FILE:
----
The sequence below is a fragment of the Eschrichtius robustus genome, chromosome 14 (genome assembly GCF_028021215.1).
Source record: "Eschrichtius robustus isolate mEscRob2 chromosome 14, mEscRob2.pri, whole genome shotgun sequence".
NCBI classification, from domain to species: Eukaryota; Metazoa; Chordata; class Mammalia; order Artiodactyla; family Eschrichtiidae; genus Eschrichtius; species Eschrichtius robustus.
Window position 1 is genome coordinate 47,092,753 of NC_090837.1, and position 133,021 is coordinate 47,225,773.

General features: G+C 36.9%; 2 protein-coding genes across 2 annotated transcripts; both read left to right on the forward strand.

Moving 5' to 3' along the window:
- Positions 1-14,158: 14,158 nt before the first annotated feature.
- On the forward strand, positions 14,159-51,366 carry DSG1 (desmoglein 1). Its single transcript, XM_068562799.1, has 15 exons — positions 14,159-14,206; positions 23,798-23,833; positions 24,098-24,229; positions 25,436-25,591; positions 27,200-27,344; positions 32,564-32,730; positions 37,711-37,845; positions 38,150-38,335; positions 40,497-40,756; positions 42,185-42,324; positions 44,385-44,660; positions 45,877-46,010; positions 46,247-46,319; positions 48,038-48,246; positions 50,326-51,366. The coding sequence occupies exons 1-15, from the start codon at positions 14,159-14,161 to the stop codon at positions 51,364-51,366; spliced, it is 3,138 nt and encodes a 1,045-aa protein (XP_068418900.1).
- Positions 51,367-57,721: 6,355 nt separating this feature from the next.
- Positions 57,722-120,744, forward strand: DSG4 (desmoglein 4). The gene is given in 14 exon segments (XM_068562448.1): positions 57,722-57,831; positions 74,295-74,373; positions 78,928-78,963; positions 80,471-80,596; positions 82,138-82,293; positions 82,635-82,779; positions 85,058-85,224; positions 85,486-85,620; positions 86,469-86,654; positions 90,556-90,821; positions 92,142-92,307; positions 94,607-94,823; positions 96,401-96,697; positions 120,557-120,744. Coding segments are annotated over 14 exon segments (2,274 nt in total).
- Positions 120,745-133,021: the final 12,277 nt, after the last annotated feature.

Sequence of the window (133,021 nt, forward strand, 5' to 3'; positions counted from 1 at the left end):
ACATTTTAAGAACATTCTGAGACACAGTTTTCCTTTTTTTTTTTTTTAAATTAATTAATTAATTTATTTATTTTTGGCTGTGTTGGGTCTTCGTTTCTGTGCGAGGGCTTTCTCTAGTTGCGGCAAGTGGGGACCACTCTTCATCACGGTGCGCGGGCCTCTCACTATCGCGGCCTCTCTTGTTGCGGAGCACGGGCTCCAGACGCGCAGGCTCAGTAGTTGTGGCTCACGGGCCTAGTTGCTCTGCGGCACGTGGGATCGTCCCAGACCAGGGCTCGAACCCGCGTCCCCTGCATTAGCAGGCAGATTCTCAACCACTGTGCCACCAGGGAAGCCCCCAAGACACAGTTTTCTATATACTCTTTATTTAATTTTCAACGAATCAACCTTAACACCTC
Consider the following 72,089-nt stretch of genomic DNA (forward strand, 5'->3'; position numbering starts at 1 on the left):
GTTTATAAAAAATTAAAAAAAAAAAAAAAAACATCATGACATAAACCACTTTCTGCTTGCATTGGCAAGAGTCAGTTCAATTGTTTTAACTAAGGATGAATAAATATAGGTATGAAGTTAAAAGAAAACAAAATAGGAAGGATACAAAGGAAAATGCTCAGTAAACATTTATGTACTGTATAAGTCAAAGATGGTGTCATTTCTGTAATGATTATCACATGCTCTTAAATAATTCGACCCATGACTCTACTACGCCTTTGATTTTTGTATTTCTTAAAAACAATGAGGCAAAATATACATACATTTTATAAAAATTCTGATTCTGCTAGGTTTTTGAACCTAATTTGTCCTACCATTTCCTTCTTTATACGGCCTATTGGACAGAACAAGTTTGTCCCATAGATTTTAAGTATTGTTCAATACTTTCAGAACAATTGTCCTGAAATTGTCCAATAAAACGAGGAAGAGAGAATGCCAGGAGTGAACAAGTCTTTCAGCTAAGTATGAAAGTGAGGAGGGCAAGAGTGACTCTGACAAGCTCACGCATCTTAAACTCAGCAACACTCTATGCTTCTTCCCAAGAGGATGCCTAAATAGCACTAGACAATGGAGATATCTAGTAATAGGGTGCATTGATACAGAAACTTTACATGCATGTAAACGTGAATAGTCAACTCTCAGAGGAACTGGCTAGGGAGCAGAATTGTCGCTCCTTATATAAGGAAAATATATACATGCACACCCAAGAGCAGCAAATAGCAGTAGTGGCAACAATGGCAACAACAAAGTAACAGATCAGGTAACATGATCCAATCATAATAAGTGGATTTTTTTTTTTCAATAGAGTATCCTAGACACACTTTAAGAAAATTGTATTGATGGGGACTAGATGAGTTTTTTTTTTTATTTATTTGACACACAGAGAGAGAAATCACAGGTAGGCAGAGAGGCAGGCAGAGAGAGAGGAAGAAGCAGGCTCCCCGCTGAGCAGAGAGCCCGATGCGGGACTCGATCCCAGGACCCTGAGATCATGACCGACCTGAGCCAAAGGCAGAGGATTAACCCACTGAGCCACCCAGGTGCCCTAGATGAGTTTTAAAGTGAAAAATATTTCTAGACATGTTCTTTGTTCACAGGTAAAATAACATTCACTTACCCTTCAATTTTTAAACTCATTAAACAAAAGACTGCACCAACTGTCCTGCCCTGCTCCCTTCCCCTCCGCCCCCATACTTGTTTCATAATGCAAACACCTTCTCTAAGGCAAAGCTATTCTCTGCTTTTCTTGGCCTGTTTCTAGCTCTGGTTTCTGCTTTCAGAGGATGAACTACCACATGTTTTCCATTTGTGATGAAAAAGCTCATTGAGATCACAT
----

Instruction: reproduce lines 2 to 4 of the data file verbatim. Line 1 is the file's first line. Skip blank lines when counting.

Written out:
Source record: "Eschrichtius robustus isolate mEscRob2 chromosome 14, mEscRob2.pri, whole genome shotgun sequence".
NCBI classification, from domain to species: Eukaryota; Metazoa; Chordata; class Mammalia; order Artiodactyla; family Eschrichtiidae; genus Eschrichtius; species Eschrichtius robustus.
Window position 1 is genome coordinate 47,092,753 of NC_090837.1, and position 133,021 is coordinate 47,225,773.